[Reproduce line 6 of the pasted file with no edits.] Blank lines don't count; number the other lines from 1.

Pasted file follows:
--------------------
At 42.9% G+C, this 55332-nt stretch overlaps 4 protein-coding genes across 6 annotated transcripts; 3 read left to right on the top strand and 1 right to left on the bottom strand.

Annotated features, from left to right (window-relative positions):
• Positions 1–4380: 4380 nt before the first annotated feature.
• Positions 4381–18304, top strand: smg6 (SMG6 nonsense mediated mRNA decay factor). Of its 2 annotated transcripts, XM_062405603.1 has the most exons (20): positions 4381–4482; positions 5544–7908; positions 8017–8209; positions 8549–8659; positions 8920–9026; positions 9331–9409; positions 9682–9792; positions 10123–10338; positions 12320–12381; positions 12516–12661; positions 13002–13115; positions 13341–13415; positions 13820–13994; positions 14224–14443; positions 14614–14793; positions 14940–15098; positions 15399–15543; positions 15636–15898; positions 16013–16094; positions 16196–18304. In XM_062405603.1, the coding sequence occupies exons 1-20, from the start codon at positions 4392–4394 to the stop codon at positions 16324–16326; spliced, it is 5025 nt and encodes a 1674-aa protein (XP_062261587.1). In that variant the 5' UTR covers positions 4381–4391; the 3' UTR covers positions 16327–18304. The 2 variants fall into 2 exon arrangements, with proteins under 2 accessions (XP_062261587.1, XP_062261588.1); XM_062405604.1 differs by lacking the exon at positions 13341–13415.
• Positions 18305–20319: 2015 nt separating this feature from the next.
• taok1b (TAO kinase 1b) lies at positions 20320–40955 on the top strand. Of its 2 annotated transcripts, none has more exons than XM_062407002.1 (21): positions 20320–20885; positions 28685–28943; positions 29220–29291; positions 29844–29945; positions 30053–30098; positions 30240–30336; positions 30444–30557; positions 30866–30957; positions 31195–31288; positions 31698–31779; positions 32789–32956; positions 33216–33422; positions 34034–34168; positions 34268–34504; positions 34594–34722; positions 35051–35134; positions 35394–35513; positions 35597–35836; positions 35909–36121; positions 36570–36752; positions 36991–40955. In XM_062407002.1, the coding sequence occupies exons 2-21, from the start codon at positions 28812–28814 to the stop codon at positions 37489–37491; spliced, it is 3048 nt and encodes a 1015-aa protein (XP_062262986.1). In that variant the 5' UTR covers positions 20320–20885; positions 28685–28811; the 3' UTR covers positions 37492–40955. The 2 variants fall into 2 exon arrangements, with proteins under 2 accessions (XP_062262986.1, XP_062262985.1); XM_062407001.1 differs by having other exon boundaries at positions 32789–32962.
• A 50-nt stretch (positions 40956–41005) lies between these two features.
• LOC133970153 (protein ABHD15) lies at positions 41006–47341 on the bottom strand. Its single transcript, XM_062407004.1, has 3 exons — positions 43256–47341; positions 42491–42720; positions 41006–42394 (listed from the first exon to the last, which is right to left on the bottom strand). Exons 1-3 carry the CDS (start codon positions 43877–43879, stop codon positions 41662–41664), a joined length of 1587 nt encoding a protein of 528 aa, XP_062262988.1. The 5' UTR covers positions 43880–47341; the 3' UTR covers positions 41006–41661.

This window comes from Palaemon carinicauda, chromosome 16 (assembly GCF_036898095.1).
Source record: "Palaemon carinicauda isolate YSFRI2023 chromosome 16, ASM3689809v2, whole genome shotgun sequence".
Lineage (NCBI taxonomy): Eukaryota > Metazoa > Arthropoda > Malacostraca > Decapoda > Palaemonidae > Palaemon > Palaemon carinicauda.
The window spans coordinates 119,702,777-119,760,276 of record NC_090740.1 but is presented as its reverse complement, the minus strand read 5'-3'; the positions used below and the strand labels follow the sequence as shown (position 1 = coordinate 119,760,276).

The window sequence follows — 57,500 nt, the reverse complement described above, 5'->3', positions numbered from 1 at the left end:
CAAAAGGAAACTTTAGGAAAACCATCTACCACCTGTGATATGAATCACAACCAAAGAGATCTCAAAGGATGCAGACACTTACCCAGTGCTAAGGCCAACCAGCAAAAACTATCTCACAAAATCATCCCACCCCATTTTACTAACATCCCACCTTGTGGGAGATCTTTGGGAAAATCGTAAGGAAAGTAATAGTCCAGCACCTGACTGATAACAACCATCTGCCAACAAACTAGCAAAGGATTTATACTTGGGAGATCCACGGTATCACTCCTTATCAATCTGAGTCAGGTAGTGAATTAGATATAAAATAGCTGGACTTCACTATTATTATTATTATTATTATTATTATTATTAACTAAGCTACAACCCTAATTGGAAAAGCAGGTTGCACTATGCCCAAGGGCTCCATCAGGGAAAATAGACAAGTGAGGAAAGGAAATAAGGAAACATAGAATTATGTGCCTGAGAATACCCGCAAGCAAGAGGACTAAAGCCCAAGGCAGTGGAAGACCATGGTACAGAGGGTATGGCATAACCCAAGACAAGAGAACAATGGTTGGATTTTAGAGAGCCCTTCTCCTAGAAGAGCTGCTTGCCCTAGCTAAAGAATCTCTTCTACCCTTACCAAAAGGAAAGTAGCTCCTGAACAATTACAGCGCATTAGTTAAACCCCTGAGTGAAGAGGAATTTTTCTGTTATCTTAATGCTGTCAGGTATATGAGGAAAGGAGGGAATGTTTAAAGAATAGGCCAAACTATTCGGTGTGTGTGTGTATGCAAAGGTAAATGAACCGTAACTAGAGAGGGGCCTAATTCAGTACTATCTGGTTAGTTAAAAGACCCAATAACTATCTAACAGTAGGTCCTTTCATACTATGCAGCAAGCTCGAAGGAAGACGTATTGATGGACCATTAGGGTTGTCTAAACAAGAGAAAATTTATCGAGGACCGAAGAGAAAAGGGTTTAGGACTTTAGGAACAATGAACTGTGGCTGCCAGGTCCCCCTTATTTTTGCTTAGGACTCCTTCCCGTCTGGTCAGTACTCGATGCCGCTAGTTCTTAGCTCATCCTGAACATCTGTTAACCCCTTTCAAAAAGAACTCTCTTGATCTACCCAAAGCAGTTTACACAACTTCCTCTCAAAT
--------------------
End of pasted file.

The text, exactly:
• taok1b (TAO kinase 1b) lies at positions 20320–40955 on the top strand. Of its 2 annotated transcripts, none has more exons than XM_062407002.1 (21): positions 20320–20885; positions 28685–28943; positions 29220–29291; positions 29844–29945; positions 30053–30098; positions 30240–30336; positions 30444–30557; positions 30866–30957; positions 31195–31288; positions 31698–31779; positions 32789–32956; positions 33216–33422; positions 34034–34168; positions 34268–34504; positions 34594–34722; positions 35051–35134; positions 35394–35513; positions 35597–35836; positions 35909–36121; positions 36570–36752; positions 36991–40955. In XM_062407002.1, the coding sequence occupies exons 2-21, from the start codon at positions 28812–28814 to the stop codon at positions 37489–37491; spliced, it is 3048 nt and encodes a 1015-aa protein (XP_062262986.1). In that variant the 5' UTR covers positions 20320–20885; positions 28685–28811; the 3' UTR covers positions 37492–40955. The 2 variants fall into 2 exon arrangements, with proteins under 2 accessions (XP_062262986.1, XP_062262985.1); XM_062407001.1 differs by having other exon boundaries at positions 32789–32962.